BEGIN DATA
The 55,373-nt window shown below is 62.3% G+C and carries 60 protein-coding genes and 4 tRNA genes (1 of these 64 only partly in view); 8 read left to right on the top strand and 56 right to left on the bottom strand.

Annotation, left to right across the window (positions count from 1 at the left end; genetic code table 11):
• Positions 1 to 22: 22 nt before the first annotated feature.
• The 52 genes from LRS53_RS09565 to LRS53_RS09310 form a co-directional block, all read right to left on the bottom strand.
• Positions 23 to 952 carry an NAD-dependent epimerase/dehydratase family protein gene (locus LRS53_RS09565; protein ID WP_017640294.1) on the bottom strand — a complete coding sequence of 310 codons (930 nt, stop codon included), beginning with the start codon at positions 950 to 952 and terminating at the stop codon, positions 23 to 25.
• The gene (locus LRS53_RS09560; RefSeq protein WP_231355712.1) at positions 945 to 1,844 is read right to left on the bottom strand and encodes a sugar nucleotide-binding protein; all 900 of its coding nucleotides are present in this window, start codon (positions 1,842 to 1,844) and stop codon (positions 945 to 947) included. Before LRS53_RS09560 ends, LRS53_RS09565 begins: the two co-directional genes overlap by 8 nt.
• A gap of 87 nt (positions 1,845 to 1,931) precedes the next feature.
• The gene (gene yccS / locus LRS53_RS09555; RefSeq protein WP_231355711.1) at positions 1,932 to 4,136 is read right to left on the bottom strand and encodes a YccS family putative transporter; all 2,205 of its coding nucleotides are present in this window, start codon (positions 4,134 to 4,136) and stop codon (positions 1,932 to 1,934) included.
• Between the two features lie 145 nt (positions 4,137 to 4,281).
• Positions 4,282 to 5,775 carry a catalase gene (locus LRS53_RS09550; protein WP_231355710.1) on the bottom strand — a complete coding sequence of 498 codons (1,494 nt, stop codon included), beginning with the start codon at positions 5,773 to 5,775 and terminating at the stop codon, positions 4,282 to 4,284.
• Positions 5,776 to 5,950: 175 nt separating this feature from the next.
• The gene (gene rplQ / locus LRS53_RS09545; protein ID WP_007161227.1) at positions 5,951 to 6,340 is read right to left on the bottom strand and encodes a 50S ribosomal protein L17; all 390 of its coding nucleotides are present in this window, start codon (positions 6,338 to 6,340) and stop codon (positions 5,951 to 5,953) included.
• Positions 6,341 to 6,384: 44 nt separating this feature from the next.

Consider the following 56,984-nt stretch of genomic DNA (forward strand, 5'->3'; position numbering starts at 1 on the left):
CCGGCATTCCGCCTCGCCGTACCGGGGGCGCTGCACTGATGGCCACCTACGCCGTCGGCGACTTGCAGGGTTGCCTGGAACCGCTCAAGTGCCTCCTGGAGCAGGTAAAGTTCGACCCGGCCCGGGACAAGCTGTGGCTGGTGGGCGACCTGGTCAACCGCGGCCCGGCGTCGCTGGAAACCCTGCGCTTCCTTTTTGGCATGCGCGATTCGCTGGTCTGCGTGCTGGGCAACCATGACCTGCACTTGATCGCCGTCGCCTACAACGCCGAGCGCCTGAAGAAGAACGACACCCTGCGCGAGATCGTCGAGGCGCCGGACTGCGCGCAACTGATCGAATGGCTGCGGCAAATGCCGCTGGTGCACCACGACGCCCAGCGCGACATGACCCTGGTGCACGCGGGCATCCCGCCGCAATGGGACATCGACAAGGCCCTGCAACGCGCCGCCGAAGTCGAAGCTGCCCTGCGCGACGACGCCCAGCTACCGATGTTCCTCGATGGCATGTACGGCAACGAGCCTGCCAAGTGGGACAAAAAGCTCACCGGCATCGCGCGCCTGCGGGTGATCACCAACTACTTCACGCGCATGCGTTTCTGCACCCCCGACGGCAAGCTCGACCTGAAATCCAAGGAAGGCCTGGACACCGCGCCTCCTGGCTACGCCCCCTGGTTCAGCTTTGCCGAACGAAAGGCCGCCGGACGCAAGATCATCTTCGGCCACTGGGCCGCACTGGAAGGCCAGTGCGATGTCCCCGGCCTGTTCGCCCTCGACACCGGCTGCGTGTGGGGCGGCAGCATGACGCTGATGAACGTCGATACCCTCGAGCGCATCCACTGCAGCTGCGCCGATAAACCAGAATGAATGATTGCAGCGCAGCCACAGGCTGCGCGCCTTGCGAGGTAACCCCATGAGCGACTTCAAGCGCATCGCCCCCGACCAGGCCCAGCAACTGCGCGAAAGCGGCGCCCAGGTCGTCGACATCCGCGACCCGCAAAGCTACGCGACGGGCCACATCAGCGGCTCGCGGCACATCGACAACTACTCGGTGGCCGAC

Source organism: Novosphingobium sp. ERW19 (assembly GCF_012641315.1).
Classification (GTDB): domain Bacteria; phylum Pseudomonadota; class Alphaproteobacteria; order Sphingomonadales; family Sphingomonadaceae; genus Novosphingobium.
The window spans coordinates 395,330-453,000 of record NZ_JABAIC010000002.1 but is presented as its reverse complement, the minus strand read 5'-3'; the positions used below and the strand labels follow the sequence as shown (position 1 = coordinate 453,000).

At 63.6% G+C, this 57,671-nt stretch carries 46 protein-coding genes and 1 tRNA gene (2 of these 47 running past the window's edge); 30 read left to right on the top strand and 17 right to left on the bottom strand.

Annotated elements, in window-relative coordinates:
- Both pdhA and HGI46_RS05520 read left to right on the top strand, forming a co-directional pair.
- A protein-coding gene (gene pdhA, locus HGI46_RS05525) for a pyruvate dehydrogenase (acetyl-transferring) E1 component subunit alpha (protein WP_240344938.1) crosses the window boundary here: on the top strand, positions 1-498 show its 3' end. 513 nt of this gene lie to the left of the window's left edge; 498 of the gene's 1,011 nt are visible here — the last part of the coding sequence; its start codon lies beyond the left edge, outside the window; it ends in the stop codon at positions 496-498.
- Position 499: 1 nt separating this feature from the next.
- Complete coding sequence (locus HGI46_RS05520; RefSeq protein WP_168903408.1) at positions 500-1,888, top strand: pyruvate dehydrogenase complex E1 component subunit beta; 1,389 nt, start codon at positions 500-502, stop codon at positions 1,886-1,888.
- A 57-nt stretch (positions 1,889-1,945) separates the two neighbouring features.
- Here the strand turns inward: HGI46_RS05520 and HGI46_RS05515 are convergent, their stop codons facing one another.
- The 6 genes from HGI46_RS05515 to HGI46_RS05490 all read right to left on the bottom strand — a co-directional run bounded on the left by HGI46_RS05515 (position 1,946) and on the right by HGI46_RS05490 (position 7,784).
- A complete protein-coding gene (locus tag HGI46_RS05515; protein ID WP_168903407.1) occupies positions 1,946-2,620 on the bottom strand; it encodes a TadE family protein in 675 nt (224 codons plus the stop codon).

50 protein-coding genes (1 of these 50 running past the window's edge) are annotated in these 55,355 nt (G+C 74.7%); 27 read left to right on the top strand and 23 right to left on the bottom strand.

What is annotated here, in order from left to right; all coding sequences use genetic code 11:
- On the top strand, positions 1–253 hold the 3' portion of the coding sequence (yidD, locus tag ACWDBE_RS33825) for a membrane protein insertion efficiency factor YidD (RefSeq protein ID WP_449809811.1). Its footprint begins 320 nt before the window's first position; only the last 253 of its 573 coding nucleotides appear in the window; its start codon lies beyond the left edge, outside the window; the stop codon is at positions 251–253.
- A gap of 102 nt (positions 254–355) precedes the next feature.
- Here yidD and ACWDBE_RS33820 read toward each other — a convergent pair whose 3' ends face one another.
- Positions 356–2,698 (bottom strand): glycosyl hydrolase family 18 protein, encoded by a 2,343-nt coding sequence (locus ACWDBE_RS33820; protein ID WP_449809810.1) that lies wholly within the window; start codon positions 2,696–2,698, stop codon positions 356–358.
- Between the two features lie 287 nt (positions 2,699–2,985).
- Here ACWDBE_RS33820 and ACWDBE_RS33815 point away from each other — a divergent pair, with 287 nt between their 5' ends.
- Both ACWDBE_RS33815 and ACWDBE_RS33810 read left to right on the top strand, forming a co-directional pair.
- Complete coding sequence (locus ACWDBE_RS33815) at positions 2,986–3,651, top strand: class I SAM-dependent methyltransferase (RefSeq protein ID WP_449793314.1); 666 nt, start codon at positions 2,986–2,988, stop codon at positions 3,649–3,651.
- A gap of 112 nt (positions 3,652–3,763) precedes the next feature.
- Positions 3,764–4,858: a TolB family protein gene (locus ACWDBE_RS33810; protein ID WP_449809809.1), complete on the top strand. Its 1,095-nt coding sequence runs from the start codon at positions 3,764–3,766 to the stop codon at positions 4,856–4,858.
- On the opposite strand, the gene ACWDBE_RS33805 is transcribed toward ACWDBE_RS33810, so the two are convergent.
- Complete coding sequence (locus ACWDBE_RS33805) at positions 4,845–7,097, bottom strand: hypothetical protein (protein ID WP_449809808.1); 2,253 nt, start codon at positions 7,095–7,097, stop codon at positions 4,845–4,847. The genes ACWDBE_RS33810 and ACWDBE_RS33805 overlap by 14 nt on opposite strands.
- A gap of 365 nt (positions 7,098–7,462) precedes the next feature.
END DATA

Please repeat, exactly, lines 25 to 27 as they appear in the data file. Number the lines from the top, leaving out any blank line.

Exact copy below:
- A 57-nt stretch (positions 1,889-1,945) separates the two neighbouring features.
- Here the strand turns inward: HGI46_RS05520 and HGI46_RS05515 are convergent, their stop codons facing one another.
- The 6 genes from HGI46_RS05515 to HGI46_RS05490 all read right to left on the bottom strand — a co-directional run bounded on the left by HGI46_RS05515 (position 1,946) and on the right by HGI46_RS05490 (position 7,784).